Morigenos researchers have discovered that individual dolphins can be identified by their faces, “inventing” a novel method of dolphin identification. They presented their findings in a study, published today in Marine Mammal Science, the central scientific journal for studies of marine mammals:

It has long been known that individual dolphins can be identified by natural markings on dorsal fins. Thanks to these markings, we know that about 150 dolphins live in the Gulf of Trieste, studied by Morigenos researchers since 2002. But markings on fins can change, and calves are usually not sufficiently marked to allow identification at all. Therefore, additional means of telling dolphins apart can be very useful. A few years ago, Morigenos researchers discovered that dolphins can also be identified by their faces, which was not known previously. This was first discovered by Tilen Genov, Morigenos president and the first author of the study, while studying dolphins in Slovenian waters and the Gulf of Trieste. Together with an international team of scientists, he designed a study in which participants both experienced and inexperienced in dolphin fin identification were asked to match photographs of dolphin faces. Results showed that both groups of participants can tell individual dolphins apart based on their faces, even when comparing the left side of the face to the right one. The study also showed that facial features in dolphins are consistent over time and can be used over the long term.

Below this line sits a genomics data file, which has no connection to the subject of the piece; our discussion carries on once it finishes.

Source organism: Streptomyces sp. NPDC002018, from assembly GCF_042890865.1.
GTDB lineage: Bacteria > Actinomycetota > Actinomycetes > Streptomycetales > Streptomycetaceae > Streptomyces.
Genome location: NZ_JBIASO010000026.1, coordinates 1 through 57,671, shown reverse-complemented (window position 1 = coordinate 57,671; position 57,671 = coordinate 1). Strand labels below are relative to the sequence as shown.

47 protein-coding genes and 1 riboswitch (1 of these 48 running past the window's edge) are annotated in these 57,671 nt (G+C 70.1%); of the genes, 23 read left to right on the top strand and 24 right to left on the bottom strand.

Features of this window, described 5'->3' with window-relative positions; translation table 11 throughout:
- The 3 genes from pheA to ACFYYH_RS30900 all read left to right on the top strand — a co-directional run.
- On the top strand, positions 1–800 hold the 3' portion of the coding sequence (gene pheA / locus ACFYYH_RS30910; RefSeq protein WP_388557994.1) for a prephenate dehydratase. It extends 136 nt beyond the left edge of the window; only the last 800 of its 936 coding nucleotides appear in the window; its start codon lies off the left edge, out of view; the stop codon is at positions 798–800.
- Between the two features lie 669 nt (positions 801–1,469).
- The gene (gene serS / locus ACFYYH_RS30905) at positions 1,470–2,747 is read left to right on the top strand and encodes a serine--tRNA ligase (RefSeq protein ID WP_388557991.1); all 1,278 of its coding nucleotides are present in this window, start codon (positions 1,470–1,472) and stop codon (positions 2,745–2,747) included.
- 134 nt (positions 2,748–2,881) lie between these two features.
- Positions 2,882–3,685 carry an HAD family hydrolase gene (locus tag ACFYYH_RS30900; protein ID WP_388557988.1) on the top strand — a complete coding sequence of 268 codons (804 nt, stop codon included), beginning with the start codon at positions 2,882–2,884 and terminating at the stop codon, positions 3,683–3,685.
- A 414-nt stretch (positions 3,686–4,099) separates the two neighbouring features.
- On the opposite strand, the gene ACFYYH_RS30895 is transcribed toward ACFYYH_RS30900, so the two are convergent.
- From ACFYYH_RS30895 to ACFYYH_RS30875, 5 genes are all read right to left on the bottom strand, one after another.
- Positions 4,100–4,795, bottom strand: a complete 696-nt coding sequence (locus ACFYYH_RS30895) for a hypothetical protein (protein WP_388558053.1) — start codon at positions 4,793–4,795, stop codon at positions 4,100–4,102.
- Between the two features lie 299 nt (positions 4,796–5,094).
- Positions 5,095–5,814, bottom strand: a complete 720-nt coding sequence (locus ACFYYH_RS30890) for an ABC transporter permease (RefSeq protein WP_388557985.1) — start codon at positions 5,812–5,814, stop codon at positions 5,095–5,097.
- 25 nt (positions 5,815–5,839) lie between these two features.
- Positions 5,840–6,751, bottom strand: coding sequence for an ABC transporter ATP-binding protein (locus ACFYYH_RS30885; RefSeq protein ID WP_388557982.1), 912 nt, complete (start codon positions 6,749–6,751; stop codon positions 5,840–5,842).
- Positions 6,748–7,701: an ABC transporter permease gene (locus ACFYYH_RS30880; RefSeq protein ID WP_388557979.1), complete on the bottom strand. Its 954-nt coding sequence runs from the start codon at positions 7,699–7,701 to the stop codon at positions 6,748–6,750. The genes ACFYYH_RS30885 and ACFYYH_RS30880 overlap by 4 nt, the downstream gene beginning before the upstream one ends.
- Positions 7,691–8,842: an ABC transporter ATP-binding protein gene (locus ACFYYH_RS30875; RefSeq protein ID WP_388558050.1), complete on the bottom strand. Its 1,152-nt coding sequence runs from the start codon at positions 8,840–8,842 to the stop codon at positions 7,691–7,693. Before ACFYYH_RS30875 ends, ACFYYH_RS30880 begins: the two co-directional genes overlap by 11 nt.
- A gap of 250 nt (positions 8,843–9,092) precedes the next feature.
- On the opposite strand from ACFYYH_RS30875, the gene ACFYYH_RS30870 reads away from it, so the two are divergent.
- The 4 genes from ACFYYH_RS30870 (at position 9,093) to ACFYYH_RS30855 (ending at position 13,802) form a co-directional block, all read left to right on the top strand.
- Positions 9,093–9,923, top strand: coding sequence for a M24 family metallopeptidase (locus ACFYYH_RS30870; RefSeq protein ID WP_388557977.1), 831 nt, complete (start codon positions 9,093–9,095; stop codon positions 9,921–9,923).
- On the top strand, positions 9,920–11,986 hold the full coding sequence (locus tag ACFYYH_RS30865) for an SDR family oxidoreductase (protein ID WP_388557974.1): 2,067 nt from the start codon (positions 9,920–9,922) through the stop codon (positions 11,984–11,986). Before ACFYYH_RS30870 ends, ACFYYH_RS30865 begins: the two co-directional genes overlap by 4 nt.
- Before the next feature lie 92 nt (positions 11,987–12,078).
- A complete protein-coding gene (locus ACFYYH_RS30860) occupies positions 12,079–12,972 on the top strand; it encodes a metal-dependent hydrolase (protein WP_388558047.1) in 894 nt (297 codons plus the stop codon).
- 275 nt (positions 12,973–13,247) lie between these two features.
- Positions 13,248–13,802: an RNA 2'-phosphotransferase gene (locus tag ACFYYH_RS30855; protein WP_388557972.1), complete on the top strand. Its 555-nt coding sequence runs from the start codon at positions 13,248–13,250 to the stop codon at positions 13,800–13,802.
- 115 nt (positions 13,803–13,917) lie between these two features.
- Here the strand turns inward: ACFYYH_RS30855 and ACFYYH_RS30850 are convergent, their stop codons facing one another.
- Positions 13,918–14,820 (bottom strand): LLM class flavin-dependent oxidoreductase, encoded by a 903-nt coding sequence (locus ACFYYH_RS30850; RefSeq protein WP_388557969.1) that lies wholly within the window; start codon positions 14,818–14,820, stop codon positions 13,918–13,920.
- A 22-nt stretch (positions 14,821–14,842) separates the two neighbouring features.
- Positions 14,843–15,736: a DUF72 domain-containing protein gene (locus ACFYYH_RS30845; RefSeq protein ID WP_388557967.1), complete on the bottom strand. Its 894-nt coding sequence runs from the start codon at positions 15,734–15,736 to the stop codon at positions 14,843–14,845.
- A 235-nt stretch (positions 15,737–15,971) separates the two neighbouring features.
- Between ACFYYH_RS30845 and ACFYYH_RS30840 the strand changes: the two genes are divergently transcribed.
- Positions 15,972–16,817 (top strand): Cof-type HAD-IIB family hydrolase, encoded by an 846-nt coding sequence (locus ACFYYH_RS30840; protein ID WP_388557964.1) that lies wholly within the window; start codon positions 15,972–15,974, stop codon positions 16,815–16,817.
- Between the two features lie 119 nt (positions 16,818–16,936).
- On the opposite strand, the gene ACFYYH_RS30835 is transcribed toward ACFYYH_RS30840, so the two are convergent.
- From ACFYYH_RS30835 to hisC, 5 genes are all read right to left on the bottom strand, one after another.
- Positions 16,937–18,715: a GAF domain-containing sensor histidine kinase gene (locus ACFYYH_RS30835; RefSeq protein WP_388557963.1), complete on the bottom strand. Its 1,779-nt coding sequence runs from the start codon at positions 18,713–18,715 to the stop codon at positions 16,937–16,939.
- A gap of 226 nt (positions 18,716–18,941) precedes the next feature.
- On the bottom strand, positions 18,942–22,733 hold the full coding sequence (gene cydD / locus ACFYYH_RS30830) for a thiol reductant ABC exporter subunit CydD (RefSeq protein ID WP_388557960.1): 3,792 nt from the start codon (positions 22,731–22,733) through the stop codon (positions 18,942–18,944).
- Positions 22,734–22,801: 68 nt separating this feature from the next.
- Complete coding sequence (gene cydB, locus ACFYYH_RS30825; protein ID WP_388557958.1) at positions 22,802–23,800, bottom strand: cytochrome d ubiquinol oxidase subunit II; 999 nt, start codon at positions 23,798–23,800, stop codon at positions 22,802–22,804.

This new method cannot replace the identification based on dorsal fins, but it can complement it. Unlike dorsal fins, faces are not subject to the same level of change due to external influences, and may therefore be more reliable over long periods. This new method is also very applicable to calves, which usually do not carry sufficient dorsal fin markings to be recognisable after they leave their mothers, and can therefore help increase cross-generational knowledge. It may be particularly suited to species that do not carry many markings on dorsal fins, or those that lack dorsal fins altogether.

This study, published in an internationally renowned scientific journal, shows that even research originating from countries with very little sea (Slovenia) can have wider implications for the study of marine mammals globally.